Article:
It took a second, but I picked up my cue. “I won’t let it lie,” I said, cooperatively. “If you go out of here now I’ll make waves until I find out what it’s all about. Ask enough people and you get an answer. I can ask my congressman, I can ask some reporters—”

  A quick grin showed on his face but not in his voice. “That’s not good,” he said. “I don’t … Paul, if I tell you what I kno
w, will you let it ride?”

  “If it makes sense.”

  “I don’t know if it will or not. It makes sense, but it might not make sense to you.”

  “Try me. Incompetent? Security risk? What am I?”

  “A little of both.”

  The anger came, an instantaneous tightening of the muscles in my legs and abdomen. I was ready for it, I knew it was coming, I was prepped in advance to keep a lid on it, but even so I suspect some of it showed. But I didn’t reveal it to the little bug on the ceiling. When I spoke, I made the words offhand, casual.

  “You’d better tell me about it,” I said.

  And he did.

  I’d been right—it was nothing in my service record, nothing in the college years or the years before, nothing in my family background. It was not in fact, anything I had done.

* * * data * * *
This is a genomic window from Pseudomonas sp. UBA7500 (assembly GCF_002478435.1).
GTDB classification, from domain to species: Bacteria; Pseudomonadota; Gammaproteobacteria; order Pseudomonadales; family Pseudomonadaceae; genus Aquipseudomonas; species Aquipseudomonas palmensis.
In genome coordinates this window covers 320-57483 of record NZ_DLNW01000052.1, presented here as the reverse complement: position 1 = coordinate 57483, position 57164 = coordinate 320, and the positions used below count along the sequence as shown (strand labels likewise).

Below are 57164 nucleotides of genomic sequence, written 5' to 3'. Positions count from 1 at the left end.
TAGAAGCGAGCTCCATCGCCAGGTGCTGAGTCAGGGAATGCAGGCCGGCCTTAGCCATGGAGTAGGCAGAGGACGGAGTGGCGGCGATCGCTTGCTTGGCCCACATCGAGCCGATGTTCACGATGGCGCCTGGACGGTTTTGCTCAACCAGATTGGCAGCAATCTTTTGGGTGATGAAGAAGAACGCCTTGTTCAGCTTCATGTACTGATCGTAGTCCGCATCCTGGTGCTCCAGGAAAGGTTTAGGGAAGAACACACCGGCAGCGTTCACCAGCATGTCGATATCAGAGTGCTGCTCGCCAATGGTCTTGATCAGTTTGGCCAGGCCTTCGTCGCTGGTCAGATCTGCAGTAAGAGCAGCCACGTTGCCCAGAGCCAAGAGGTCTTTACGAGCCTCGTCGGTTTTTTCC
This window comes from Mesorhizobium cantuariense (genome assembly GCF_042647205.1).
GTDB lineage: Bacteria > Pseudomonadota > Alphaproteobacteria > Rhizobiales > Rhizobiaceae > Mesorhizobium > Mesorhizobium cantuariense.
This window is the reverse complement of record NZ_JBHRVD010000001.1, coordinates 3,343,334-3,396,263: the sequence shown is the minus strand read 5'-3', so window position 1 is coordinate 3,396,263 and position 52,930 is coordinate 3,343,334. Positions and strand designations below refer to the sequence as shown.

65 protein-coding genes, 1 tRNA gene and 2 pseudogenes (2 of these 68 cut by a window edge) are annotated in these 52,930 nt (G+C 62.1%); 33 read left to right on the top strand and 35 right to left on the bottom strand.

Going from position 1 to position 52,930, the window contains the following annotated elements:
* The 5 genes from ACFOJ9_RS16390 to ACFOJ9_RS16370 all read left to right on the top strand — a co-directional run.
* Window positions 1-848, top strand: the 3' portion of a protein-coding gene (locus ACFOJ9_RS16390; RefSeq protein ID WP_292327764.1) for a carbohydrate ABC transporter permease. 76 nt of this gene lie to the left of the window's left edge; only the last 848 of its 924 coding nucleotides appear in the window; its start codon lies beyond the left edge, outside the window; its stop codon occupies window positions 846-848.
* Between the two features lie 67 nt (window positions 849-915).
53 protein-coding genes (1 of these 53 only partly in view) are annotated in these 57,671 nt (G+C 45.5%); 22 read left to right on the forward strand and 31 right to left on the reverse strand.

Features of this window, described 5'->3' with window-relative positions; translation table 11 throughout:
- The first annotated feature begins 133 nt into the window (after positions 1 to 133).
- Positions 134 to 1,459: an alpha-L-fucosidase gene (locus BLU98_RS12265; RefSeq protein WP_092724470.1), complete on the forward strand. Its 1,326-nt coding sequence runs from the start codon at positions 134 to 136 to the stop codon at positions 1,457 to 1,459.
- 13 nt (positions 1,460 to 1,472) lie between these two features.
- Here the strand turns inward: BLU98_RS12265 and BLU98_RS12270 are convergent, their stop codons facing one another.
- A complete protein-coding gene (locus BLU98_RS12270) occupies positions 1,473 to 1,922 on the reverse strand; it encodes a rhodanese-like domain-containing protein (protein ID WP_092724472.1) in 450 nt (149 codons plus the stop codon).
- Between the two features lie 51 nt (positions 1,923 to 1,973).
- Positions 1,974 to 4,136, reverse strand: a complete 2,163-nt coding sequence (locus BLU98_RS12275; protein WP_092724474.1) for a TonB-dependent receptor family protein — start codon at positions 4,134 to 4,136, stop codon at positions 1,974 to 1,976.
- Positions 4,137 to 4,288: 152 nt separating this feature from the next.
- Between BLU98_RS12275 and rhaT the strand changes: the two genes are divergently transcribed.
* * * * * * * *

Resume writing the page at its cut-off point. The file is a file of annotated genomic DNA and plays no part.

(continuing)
It was what I was.

  “We’ve spent three weeks on you,” Dattner said. “We know more about you than you do, but that won’t surprise you. Part of our investigation has been your past history, and that’s good, just as you said. We knew that before we contacted you, before we invited you to Washington. If your record wasn’t perfect you never would have heard from us. Of course we went over it again, but nothing bad turned up.

  “Your record was only half of it, though. The rest of our investigation was concerned with what you are now, not what you’ve been and done in the past. That’s where the interviews came in, and the testing. There was a purpose to all those forms you filled out. Know much about testing?”

  “Just that I took enough tests to last me the rest of my life.”

  “Uh-huh. Know what they were designed to show?”

  I shrugged. “Whether or not I’m crazy, I suppose. The political tests were pretty obvious, though I would think that a person could fake his way through them—”

  “Not as easily as you might think.”

  “Maybe not. I’m no expert. The others, let me think There were physical tests which I’m sure I passed, everything from health and coordination to weapons and unarmed combat skills. I know I did well on that. And there was the psychological bit, questions like do I think little men are following me. A year ago I would have said yes, because a whole platoon of little brown men were following me, but that’s off the point, isn’t it?”